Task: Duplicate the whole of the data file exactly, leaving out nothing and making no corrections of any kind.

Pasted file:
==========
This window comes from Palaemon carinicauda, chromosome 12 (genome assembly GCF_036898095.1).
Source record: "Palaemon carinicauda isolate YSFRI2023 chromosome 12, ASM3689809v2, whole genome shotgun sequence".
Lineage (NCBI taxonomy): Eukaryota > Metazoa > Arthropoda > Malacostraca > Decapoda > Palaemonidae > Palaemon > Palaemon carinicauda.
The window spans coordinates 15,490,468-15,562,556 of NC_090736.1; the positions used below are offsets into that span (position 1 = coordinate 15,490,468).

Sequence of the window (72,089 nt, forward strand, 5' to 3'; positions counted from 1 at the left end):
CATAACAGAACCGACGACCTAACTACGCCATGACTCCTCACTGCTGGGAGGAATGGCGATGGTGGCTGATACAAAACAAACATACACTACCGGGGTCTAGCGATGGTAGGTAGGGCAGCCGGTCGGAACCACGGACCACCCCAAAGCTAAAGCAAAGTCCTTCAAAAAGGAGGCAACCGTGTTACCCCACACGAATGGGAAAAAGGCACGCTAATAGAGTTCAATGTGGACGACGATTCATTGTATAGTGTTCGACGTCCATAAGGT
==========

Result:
This window comes from Palaemon carinicauda, chromosome 12 (genome assembly GCF_036898095.1).
Source record: "Palaemon carinicauda isolate YSFRI2023 chromosome 12, ASM3689809v2, whole genome shotgun sequence".
Lineage (NCBI taxonomy): Eukaryota > Metazoa > Arthropoda > Malacostraca > Decapoda > Palaemonidae > Palaemon > Palaemon carinicauda.
The window spans coordinates 15,490,468-15,562,556 of NC_090736.1; the positions used below are offsets into that span (position 1 = coordinate 15,490,468).

Sequence of the window (72,089 nt, forward strand, 5' to 3'; positions counted from 1 at the left end):
CATAACAGAACCGACGACCTAACTACGCCATGACTCCTCACTGCTGGGAGGAATGGCGATGGTGGCTGATACAAAACAAACATACACTACCGGGGTCTAGCGATGGTAGGTAGGGCAGCCGGTCGGAACCACGGACCACCCCAAAGCTAAAGCAAAGTCCTTCAAAAAGGAGGCAACCGTGTTACCCCACACGAATGGGAAAAAGGCACGCTAATAGAGTTCAATGTGGACGACGATTCATTGTATAGTGTTCGACGTCCATAAGGT